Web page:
SINGAPORE (Reuters) – The dollar edged lower versus the yen on Friday, hampered by renewed investor concerns over the Trump administration’s ability to push forward its economic policy agenda.
News of a deadly attack in Barcelona and speculation on Thursday over the possible departure of White House Economic Adviser Gary Cohn rattled markets, sparking a selloff in U.S. equities and stirring demand for safe haven bonds.
A White House official said on Thursday that Cohn is remaining in his post.
“It’s a pure risk-off trade,” said Tareck Horchani, head of Asia-Pacific sales trading for Saxo Markets in Singapore.
Asian markets are playing catch-up to the moves seen in U.S. markets on Thursday, Horchani said, adding that the risk-averse sentiment could prove short-lived, given the news that Cohn will stay in his post.
The dollar fell 0.2 percent to 109.41 yen JPY=, adding to its 0.6 percent drop on Thursday.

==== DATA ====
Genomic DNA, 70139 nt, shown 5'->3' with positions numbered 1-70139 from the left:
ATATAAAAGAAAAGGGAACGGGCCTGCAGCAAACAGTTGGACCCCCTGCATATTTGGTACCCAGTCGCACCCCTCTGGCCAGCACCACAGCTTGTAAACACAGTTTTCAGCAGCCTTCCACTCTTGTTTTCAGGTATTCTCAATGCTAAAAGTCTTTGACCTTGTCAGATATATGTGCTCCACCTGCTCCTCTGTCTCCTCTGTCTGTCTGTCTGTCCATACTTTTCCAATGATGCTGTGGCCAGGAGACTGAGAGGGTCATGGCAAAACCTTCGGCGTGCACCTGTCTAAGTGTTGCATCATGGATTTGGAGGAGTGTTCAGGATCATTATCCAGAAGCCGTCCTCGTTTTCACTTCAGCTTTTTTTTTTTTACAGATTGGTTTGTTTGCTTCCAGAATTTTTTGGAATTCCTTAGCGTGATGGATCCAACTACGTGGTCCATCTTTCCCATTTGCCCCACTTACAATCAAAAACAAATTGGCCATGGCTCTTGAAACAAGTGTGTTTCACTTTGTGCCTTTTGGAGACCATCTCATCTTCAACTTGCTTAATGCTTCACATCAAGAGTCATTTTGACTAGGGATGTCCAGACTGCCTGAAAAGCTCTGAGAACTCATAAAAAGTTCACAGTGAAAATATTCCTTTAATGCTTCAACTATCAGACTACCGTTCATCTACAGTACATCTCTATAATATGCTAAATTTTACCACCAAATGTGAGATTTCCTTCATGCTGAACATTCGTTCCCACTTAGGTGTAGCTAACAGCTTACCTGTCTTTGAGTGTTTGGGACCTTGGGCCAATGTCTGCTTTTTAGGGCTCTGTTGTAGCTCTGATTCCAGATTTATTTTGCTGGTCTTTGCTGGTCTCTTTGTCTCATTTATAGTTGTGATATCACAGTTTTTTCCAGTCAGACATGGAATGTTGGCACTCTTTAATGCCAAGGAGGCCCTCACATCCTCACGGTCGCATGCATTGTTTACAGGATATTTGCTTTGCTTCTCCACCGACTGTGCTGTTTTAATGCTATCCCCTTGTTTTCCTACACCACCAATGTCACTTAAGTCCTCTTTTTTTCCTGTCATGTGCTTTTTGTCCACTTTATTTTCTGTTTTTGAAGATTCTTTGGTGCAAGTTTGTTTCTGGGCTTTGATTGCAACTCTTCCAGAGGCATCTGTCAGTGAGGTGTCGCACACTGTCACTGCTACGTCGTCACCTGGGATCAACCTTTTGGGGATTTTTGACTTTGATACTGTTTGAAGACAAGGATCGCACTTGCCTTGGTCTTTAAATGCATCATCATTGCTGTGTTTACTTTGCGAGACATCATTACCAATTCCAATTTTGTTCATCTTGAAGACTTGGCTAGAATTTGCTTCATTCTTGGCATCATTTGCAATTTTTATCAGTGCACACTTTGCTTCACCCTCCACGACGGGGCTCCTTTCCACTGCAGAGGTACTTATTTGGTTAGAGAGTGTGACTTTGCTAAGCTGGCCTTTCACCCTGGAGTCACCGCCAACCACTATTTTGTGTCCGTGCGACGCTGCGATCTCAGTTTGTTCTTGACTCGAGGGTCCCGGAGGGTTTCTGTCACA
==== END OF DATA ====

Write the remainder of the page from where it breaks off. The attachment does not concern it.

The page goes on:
The greenback has pulled away from a peak of 110.95 yen touched earlier in the week, its strongest level in more than a week.
The euro held steady at $1.1724 EUR=, but was down 0.8 percent for the week.
The euro had tumbled to a three-week low of $1.1662 on Thursday, after the minutes of the European Central Bank’s July 20 policy meeting showed policymakers were worried that the repricing of the currency could overshoot.
Even with its losses this week, the euro is still up more than 11 percent so far this year.
Reporting by Masayuki Kitano